Like many, I’ve long been a fan of the television show CSI:at least in most of its incarnations. I’ve often wondered though whether the amazing application of scientific techniques could really support law enforcement as easily as it is sometimes portrayed in the show’s episodes. Could information technologies for example really help find and eliminate those criminals in our society who seek to use the ubiquity and openness of the internet to prey on not just the vulnerable but every one of us?
For many years Microsoft has been working in partnership with law enforcement agencies across the globe to help defeat one particularly hideous area of crime – the sexual abuse and exploitation of children online. When child pornography images are shared and viewed amongst predators online, it is not simply the distribution of objectionable content, it is an attack on the very basis of our community. These crimes turn one appalling moment of child sexual abuse into an unending chain of exploitation of that child.
Without question, the exploitation of children in any form should be abhorrent to us all. The sexual exploitation of children is beneath contempt – a sickness that dehumanizes victims and predators alike; a defilement of the very basic elements that enable us to form and maintain a community among and between people.
It is not possible nor right to publicly reveal the story of a victim of child online exploitation even when to do so would make the crime more real to each of us. Instead in this field it is enough to know that every day, across the globe, law enforcement officers working perform their duties in the sure knowledge that they are fighting a depravity that has very real and innocent victims. They do incredible work in circumstances that challenge and often hurt them in ways that are unseen and undetected. They need the support and encouragement of every one of us.
As the criminals chosen device for perpetrating their evil is technology, it is right that technology companies do whatever they can to support our law enforcement officers. Through a new partnership between Microsoft and NetClean, technology developed by Microsoft known as PhotoDNA will be made available to law enforcement at no charge. The technology will be incorporated in NetClean Analyze, the Child Exploitation Tracking System (already provided to and used by Australian authorities) and via direct licensing.
PhotoDNA will help law enforcement more quickly identify and rescue victims and hopefully lead to the arrest and conviction of those who perpetrate crimes against children.
PhotoDNA is a signature-based image-matching technology developed by Microsoft Research in partnership with Dartmouth College and is already used by Microsoft and Facebook to find child sexual abuse images uploaded to our services. The technology not only detects matches but enables reporting of suspect images to law enforcement agencies for investigation.
PhotoDNA helps calculate the distinct characteristics of a digital image to match it to other copies of that same image and can match images that are not digitally identical, making it possible to match images accurately and rapidly across millions of files – even if photos have subtle differences such as being resized, etc.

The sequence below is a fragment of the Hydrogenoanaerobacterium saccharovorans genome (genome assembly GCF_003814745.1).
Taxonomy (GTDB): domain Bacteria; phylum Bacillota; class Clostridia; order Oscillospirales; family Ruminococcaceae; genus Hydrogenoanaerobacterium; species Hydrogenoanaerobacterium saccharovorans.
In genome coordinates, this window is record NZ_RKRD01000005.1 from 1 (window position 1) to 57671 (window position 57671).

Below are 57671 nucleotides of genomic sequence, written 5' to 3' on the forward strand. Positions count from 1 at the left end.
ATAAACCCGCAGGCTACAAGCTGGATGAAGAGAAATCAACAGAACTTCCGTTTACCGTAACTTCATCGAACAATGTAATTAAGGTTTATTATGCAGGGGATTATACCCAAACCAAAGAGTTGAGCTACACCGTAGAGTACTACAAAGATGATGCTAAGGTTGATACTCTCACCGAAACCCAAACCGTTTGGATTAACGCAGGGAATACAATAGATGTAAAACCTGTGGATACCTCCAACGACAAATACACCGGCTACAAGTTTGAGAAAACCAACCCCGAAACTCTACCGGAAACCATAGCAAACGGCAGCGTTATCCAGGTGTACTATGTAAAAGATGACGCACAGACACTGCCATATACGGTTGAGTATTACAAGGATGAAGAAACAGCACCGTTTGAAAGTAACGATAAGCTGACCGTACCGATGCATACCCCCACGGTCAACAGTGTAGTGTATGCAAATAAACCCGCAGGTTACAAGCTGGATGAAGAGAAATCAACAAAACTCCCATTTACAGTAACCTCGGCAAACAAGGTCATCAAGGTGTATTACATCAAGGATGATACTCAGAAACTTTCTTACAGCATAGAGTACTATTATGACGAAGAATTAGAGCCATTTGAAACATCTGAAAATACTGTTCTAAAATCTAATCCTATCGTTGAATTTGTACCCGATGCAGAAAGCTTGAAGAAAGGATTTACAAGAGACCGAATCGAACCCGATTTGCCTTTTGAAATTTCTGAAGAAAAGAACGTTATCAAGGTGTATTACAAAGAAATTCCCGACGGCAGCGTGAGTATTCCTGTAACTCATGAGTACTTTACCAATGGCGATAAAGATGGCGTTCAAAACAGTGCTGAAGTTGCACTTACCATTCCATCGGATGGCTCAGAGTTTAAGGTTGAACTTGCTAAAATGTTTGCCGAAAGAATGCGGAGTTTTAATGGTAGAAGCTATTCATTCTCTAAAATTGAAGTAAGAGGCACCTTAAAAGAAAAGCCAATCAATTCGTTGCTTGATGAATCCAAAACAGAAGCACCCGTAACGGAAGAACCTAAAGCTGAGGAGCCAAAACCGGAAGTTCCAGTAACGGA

Originally designed for electronic service provider use, law enforcement globally voiced strong interest in the potential use of PhotoDNA in child sexual exploitation investigations. Based on this expressed need, Microsoft’s Digital Crimes Unit talked with many of the leading law enforcement agencies around the world to understand and address their need. As a result, Microsoft is making PhotoDNA available to law enforcement worldwide.
Make no mistake this is a growing area of crime. In 2011 alone the US based National Center for Missing & Exploited Children (NCMEC) reviewed and analysed more than 17.3 million photos and videos of child pornography. These included images of children being victimised across the globe, including from Australia. Worryingly, NCMEC has reported that the images they see are becoming increasingly violent and targeting younger victims.
Microsoft is participating in this partnership because we can and we know we must. We have the opportunity and therefore the responsibility to use technological innovation to help fight technological-enabled crimes against children. Our Digital Crimes Unit has as its mission to transform the fight against digital crime, including technology-facilitated crimes against children.
We are not the makers or enforcers of the law. Our role is not to be the judge or jury on those who abuse children. Society has established processes and courts for doing that. Our role is simply to partner with law enforcement agencies and other private and public sector bodies to do what we can to help locate, report and eliminate the tens of millions of images of abuse of children that until now would have possibly gone undetected over the internet.
We have an innovation in PhotoDNA that we and others believe can help. That technology will now be available to law enforcement agencies across the globe in the fight against child online sexual abuse. It will be available to authorities in Australia.
This is another good day to be an employee of Microsoft. It is a good day for all who want to help in the fight against the abuse of children.
To stay up-to-date on the latest developments on the fight against child sexual exploitation and other forms of cybercrime, please visit http://www.microsoft.com/dcu or follow the Microsoft Digital Crimes Unit on Facebook and Twitter.
Simon Edwards Head of Corporate Affairs